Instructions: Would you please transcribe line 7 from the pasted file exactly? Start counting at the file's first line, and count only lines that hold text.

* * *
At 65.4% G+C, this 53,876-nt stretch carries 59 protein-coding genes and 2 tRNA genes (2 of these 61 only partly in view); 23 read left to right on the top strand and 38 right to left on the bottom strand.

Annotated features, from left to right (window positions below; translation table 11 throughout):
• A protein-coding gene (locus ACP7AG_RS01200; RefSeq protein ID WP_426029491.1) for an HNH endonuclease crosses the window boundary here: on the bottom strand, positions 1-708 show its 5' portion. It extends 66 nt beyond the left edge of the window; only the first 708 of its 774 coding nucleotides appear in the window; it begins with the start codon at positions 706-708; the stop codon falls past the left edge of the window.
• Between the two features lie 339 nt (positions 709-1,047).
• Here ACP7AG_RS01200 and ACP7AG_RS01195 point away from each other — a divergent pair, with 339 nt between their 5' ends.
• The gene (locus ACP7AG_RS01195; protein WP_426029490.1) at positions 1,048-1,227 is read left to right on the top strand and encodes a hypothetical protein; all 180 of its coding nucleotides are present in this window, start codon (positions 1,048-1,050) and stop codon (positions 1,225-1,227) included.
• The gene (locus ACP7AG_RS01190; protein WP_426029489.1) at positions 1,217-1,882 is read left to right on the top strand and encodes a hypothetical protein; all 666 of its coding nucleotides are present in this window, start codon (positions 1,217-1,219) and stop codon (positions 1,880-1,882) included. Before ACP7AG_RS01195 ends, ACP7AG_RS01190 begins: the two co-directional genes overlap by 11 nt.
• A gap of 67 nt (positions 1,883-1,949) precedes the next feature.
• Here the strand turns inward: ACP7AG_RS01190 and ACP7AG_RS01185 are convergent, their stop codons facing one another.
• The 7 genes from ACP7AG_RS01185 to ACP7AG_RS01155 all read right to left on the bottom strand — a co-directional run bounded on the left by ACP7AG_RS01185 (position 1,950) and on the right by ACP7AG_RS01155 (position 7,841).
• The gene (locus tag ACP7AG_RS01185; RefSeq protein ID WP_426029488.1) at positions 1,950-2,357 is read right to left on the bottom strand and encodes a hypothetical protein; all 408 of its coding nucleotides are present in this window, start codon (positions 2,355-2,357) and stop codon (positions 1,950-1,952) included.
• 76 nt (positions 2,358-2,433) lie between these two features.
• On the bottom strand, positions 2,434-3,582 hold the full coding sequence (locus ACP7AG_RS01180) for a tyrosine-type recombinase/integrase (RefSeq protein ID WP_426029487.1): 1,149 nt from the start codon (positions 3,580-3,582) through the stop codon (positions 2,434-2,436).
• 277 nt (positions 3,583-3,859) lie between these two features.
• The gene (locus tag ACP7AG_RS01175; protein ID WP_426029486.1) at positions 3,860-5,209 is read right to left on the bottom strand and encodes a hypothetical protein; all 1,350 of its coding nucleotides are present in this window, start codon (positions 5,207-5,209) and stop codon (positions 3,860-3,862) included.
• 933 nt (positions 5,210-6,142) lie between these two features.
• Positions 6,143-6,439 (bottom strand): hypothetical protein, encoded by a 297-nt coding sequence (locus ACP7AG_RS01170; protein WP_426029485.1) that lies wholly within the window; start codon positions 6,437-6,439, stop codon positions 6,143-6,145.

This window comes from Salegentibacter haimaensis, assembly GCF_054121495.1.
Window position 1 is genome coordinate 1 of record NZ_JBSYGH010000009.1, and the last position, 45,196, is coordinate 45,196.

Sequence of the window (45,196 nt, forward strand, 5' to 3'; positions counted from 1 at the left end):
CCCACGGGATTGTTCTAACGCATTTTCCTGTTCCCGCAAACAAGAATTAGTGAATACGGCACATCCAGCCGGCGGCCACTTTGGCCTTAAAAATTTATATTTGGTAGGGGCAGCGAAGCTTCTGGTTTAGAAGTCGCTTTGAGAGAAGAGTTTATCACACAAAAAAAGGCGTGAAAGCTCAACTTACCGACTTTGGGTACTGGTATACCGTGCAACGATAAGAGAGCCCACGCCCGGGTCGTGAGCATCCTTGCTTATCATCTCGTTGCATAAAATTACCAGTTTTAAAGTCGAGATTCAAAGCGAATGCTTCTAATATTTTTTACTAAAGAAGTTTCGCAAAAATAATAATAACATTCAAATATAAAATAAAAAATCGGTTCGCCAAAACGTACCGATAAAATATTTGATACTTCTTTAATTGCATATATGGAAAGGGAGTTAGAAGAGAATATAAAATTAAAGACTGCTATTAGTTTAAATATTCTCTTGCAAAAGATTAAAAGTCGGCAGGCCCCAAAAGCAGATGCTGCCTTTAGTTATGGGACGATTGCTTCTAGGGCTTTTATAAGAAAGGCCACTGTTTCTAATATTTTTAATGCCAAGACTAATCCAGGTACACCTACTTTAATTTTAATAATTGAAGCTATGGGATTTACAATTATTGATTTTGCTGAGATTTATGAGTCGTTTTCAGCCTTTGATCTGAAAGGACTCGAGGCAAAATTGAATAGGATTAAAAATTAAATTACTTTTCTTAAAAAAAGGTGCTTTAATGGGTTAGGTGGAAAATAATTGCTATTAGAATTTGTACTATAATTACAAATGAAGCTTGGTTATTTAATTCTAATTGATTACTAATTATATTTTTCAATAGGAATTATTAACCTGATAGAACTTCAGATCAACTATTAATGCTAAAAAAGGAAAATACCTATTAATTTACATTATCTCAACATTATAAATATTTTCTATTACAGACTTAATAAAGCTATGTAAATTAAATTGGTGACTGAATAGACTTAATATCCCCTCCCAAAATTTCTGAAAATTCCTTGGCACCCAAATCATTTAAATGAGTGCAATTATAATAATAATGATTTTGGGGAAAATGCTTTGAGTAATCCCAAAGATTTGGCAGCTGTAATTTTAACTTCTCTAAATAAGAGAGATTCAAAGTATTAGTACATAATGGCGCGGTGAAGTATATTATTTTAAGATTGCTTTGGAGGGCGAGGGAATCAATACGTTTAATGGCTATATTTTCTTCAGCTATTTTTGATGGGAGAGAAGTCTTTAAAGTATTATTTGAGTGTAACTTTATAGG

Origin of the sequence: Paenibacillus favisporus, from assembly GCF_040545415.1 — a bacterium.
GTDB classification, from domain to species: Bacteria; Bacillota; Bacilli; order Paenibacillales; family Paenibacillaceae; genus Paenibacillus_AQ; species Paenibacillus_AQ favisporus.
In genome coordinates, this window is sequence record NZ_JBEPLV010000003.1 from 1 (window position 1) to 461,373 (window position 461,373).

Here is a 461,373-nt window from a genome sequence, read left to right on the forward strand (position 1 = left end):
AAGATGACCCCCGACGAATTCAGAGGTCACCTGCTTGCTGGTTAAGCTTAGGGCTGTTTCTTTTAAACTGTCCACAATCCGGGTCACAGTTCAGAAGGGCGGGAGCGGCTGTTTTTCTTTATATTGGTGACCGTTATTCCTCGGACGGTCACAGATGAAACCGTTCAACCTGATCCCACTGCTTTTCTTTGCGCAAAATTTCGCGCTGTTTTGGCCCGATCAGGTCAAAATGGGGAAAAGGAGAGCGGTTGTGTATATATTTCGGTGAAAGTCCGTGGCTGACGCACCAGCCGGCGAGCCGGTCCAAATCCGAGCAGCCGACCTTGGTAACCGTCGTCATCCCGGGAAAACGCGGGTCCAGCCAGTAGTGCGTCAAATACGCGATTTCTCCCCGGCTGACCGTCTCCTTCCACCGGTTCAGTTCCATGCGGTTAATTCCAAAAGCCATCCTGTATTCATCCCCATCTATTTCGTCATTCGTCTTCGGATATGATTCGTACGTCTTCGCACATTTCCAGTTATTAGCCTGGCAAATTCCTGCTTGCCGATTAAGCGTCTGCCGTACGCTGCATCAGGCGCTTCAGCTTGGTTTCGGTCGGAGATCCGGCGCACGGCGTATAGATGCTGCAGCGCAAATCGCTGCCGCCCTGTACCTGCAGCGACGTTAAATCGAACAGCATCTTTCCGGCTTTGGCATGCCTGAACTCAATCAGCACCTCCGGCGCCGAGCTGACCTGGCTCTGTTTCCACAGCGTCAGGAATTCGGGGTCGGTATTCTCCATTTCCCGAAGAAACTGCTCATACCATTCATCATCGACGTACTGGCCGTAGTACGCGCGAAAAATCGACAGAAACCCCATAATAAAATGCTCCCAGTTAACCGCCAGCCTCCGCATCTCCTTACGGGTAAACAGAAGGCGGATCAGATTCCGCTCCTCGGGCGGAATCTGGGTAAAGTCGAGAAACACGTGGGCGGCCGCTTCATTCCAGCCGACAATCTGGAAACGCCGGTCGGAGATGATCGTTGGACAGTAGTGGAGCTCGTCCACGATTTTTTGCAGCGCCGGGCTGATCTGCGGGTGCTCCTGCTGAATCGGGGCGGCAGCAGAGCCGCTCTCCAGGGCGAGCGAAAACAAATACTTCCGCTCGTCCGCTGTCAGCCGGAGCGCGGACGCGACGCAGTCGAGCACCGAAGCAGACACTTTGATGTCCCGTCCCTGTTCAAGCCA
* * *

• The gene (locus ACP7AG_RS01190; protein WP_426029489.1) at positions 1,217-1,882 is read left to right on the top strand and encodes a hypothetical protein; all 666 of its coding nucleotides are present in this window, start codon (positions 1,217-1,219) and stop codon (positions 1,880-1,882) included. Before ACP7AG_RS01195 ends, ACP7AG_RS01190 begins: the two co-directional genes overlap by 11 nt.